All I can say is, now that the prize officially become just a pathetic anti-Western statement, Al Gore truly has found his rightful place.

UPDATE:  Too funny.  I just found out that Scott Johnson, at Power Line, did almost exactly the same list I did, putting Al Gore in perspective.  You know you’re thinking smart when you discover that your thinking is in line with smart people.

Nobody’s perfect

A liberal friend told me today that it’s okay that Al Gore lives high on the energy hog because, while his message is important, you can’t really expect him to change his lifestyle:  “He’s entitled to expect a certain standard of living.”  Same friend was unfazed by the fact that Al certainly seems to expect the rest of us to change our way of living.

Gore’s real goal?

Jonah Goldberg’s analysis of Gore’s approach to climate change sounds entirely accurate given the way in which Gore is presenting the problem and the changes he’s demanding:

Indeed, he wants to change attitudes about government as much as he wants to preach environmentalism. Global warming is what William James called a “moral equivalent of war” that gives political officials the power to do things they could never do without a crisis. As liberal journalist James Ridgeway wrote in the early 1970s: “Ecology offered liberal-minded people what they had longed for, a safe, rational and above all peaceful way of remaking society … (and) developing a more coherent central state.”

This explains Gore’s relentless talk of “consensus,” his ugly moral bullying of “deniers” and, most of all, his insistence that because there’s no time left to argue, everyone should do what he says.

Isn’t it interesting how the same people who think “dissent is the highest form of patriotism” when it comes to the war think that dissent when it comes to global warming is evil and troglodytic?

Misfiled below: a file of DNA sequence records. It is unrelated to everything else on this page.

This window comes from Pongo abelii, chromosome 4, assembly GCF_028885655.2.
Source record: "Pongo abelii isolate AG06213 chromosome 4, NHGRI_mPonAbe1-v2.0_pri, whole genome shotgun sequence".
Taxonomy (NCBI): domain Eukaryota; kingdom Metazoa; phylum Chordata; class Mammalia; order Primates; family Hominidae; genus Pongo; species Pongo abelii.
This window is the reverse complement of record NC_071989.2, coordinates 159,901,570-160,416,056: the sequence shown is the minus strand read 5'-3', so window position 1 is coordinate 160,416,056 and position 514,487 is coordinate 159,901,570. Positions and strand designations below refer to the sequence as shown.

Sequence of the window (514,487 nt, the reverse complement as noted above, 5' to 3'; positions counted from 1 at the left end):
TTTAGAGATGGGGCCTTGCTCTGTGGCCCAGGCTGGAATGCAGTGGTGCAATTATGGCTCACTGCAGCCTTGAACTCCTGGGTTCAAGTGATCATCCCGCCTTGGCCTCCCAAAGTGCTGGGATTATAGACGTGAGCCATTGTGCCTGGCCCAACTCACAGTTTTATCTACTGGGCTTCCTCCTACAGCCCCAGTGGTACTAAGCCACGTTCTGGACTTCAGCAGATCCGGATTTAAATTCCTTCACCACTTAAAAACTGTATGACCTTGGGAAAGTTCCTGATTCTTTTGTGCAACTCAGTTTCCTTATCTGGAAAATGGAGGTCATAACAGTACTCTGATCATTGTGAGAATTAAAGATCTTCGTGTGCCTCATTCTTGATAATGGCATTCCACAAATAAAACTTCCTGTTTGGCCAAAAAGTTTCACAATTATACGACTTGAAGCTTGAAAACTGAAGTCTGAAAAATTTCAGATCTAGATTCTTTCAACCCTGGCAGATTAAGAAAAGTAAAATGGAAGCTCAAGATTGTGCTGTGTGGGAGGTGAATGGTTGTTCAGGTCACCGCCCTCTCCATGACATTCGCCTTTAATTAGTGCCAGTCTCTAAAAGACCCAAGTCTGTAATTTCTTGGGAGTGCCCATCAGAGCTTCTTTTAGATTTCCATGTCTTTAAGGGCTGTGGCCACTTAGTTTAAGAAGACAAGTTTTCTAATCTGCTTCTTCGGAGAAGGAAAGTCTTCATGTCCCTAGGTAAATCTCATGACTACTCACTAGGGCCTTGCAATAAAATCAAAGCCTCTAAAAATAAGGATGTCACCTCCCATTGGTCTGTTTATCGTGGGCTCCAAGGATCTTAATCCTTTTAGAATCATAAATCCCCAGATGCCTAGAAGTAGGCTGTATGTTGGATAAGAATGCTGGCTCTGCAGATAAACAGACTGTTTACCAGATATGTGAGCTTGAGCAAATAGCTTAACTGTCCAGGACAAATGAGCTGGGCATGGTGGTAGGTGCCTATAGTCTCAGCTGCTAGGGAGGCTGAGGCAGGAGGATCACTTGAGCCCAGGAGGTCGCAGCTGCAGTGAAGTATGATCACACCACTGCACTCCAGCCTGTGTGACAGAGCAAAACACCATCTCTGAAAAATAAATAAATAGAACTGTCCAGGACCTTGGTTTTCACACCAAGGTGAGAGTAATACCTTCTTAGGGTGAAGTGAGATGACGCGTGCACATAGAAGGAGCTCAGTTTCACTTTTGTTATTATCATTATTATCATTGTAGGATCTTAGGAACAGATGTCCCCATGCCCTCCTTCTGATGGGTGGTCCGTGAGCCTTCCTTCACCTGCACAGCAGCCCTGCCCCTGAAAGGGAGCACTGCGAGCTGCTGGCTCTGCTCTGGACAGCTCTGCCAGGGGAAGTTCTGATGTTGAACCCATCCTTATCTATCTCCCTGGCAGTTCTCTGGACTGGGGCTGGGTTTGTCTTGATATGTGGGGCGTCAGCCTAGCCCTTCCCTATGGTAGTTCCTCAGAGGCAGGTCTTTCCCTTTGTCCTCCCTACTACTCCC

As Czechoslovakia’s the President of the Czech Republic pointed out, the hysteria attendant on climate change is only Marxism in another name. (By the way, take as read here my usual points that I too want less pollution and more alternatives for dictator-owned oil, but for the right reasons, not the wrong, hysterical, anti-societal ones.) | digg it

Two takes on the Leftist politics behind “climate change”

It’s getting so that, every day, every where, more and more people are beginning to challenge the “debate is over” pronouncement regarding global warming. My two favorite from today are an interview with Christopher Horner, an environmental lawyer and (former?) liberal who wrote the The Politically Incorrect Guide to Global Warming (and Environmentalism), and Janet Daley, writing for the Telegraph, an ex-Marxist noticing similar tactics between the two causes.

Here’s Horner at FrontPage Magazine:

FP: Can you talk a bit about the psychology involved here? The Left really isn’t interested in global warming and the environment, it’s really just about the Left’s lust for power. Give us your angle.

Horner: To distil this to the inescapable, simply note that the demanded response is exactly the same for both the “scientific certainty” of catastrophic man-made global cooling in the 1970s and the “scientific certainty” of catastrophic man-made global warming, both of which we have been falsely assured of. The same movement and even same people drove both alarms. Yet although every single bill on Capitol Hill and even the UN’s Kyoto Protocol is demanded in the name of ‘it’s-real-it’s-bad-it’s-here-now-it’s-our-fault-we-can-impact-it-but-we-must-act-now-it’s-a-moral-issue’, not one such proposal would under any scenario, under any set of assumptions, according to any champion, actually have a detectable impact on that which it purports to address: the climate. Seems a bit odd. In fact, the reasonable conclusion is that this agenda isn’t really about the climate at all, but instead about the one thing that we all agree would result, which is the attainment of longstanding policy objectives of making energy more scarce and moving energy sovereignty to a supranational body — something called the UNFCCC (

And those longstanding policy objectives are held by the constituent parts of the Kyoto Industry, environmentalist pressure groups who seek to radically redistribute wealth, move the decisions of governing to the least accountable levels, all in the name of dramatically reducing that which they view as pollution: any global human population above 2 billion.

And the only way to have the agenda escape scrutiny is to scare the dickens out of people and shriek both that the debate — which no one can recall having — is over and, as is ritual now on all such “greatest threats”, “we must act now!”

And here’s Daley, in the Telegraph:

The Tories are on about airfares yet again. This week, David Cameron and Gordon Brown will conduct a Dutch auction in how much to penalise you for environmental crimes. There is something oddly familiar about all this. Perhaps I am sceptical about the climate change campaign because its exponents remind me so much of the people I knew years ago on the Marxist Left: repressive, self-righteous, and inherently totalitarian.